The Jack Quick JQ-3500 is a decent little electric trailer tongue jack.
Priced within full reach of most of us, it's a good go-to for upgrading to an electric jack.
It's perfect if you don't care about certain extra features.
Continue Reading Jack Quick JQ-3500 Electric Tongue Jack Review
Manual Trailer Jack Reviews
While an electric trailer jack is an ideal solution for many applications, there are times when it can be overkill.
Some people just need a simple trailer tongue jack.
Just a way to raise and lower the front of a trailer.
A manual trailer jack has a hand crank that you manually have to 'actuate' so that the tongue jack either extends or retracts.
If you don't mind putting a little work into raising or lowering your trailer, and your back doesn't give you issues, then one of the following manual trailer jacks could work for you.
There are dozens of manual trailer jacks available.
This is a very simple device that doesn't cost a lot of money.
There aren't huge differences between the different available options, so we picked a light-duty and a heavy-duty manual jack option to give you an idea of what is out there.
The manual trailer jacks we chose are great choices if you wish to go the manual route.
What Size Manual Trailer Jack Do I Need?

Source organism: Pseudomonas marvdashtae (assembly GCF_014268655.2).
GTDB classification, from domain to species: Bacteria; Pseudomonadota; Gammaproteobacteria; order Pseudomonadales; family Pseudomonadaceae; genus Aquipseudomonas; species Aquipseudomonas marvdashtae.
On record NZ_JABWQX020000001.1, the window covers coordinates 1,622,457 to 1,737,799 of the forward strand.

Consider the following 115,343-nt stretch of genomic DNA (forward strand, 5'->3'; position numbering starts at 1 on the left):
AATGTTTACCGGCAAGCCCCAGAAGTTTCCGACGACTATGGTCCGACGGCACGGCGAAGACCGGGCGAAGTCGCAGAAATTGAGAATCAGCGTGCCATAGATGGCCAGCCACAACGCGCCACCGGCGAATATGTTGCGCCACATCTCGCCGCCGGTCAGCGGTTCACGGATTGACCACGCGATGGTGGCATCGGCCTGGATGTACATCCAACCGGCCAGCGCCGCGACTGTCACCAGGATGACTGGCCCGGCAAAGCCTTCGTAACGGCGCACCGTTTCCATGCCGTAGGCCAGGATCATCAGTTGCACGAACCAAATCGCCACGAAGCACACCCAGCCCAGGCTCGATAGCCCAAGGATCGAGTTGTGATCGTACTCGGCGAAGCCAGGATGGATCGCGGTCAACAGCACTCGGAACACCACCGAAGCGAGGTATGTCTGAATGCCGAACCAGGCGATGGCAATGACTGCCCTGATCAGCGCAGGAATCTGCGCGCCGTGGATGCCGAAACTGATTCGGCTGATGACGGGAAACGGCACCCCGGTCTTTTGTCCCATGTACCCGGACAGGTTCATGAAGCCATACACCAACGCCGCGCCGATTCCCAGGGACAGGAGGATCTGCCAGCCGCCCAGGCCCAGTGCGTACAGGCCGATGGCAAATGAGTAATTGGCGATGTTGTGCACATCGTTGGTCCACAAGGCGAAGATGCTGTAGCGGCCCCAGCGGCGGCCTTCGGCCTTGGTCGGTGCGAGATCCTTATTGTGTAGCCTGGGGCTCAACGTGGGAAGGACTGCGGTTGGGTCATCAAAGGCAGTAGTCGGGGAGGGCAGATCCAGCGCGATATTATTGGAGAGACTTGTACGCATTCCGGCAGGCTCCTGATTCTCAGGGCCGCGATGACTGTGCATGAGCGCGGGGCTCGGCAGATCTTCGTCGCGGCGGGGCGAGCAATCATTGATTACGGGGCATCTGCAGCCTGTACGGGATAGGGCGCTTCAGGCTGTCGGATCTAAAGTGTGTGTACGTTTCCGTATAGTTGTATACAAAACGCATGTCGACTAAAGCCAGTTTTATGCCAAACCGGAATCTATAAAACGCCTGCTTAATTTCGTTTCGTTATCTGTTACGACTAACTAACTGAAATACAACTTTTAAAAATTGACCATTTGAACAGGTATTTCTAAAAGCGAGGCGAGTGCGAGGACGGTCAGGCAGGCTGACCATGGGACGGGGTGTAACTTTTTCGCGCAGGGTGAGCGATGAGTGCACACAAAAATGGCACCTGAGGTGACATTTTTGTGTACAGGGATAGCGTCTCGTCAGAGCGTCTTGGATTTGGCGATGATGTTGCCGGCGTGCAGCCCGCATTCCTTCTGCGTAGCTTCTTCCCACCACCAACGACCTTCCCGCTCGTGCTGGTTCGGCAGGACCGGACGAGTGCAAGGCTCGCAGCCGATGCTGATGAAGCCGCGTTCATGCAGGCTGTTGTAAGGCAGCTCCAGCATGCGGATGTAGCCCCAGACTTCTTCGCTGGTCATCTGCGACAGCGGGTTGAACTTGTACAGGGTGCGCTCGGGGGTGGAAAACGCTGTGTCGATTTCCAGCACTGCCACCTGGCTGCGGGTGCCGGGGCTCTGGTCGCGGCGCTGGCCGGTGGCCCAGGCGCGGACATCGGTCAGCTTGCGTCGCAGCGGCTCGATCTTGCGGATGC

We review a 2,000 pound capacity and a 5,000 pound capacity manual trailer jack below.
Which size might you need?
Best 2,000 Pound Manual Trailer Jack
CURT 28204 A-Frame Jack
The Curt 23204 manual trailer tongue jack is the perfect solution for lighter weight trailers when you don't need an electric jack.
With a 2,000-pound lifting capacity, this light-duty manual trailer jack is a no-frills way to raise and lower the front of your trailer.
Continue Reading Curt 28204 A-Frame Trailer Jack Review
Best 5,000 Pound Manual Trailer Jack
Bulldog Fulton Sidewind SWL 175
The Bulldog Fulton Sidewind SWL 175 offers 5000 pounds of lifting capacity in a simple, manual jack design.
If you don't mind manually cranking your heavier trailer (ugh!) then this is a great option to install as a tongue jack.
Continue Reading Bulldog Fulton Sidewind A-Frame Trailer Jack Review
Trailer Jack Feet
The part of a trailer jack that touches the ground is called the jack foot. Clever, right? Yet, some jacks don't come with feet.
Have no fear, you can always buy one separately. Below we present two trailer jack foot options. The traditional foot that attaches with a pin.
And an innovative foot that not only extends your existing jack's leg but automatically flips up into a stored position when you retract your jack.
Curt Trailer Jack Foot
There are several different styles of trailer jack feet on the market.
You can buy a round one.
Or you can buy a square one like the Curt jack foot featured directly below.
It's simple and affordable.